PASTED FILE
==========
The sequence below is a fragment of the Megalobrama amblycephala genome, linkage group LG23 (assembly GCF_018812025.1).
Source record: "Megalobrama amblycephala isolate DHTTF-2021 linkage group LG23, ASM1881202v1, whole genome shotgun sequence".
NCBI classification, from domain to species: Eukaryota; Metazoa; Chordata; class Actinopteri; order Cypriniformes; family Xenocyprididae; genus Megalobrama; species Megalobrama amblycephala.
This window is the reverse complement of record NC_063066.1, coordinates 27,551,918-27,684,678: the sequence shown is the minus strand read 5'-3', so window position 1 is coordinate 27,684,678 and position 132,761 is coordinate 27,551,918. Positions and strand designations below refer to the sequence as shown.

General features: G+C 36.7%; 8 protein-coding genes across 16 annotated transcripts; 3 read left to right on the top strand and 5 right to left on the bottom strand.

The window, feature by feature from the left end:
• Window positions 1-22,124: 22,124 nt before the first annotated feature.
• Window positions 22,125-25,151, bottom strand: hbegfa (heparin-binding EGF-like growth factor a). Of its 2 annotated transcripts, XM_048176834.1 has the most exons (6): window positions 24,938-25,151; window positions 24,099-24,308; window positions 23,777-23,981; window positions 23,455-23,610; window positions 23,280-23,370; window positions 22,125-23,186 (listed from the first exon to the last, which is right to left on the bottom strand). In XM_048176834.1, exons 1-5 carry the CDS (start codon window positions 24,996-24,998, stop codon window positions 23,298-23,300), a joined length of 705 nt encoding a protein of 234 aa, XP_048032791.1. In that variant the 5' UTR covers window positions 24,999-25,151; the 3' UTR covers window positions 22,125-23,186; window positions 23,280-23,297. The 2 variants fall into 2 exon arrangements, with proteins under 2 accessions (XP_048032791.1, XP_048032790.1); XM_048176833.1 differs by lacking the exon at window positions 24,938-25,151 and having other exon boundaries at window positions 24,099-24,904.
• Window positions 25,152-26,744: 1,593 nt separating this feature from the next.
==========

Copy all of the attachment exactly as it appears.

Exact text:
The sequence below is a fragment of the Megalobrama amblycephala genome, linkage group LG23 (assembly GCF_018812025.1).
Source record: "Megalobrama amblycephala isolate DHTTF-2021 linkage group LG23, ASM1881202v1, whole genome shotgun sequence".
NCBI classification, from domain to species: Eukaryota; Metazoa; Chordata; class Actinopteri; order Cypriniformes; family Xenocyprididae; genus Megalobrama; species Megalobrama amblycephala.
This window is the reverse complement of record NC_063066.1, coordinates 27,551,918-27,684,678: the sequence shown is the minus strand read 5'-3', so window position 1 is coordinate 27,684,678 and position 132,761 is coordinate 27,551,918. Positions and strand designations below refer to the sequence as shown.

General features: G+C 36.7%; 8 protein-coding genes across 16 annotated transcripts; 3 read left to right on the top strand and 5 right to left on the bottom strand.

The window, feature by feature from the left end:
• Window positions 1-22,124: 22,124 nt before the first annotated feature.
• Window positions 22,125-25,151, bottom strand: hbegfa (heparin-binding EGF-like growth factor a). Of its 2 annotated transcripts, XM_048176834.1 has the most exons (6): window positions 24,938-25,151; window positions 24,099-24,308; window positions 23,777-23,981; window positions 23,455-23,610; window positions 23,280-23,370; window positions 22,125-23,186 (listed from the first exon to the last, which is right to left on the bottom strand). In XM_048176834.1, exons 1-5 carry the CDS (start codon window positions 24,996-24,998, stop codon window positions 23,298-23,300), a joined length of 705 nt encoding a protein of 234 aa, XP_048032791.1. In that variant the 5' UTR covers window positions 24,999-25,151; the 3' UTR covers window positions 22,125-23,186; window positions 23,280-23,297. The 2 variants fall into 2 exon arrangements, with proteins under 2 accessions (XP_048032791.1, XP_048032790.1); XM_048176833.1 differs by lacking the exon at window positions 24,938-25,151 and having other exon boundaries at window positions 24,099-24,904.
• Window positions 25,152-26,744: 1,593 nt separating this feature from the next.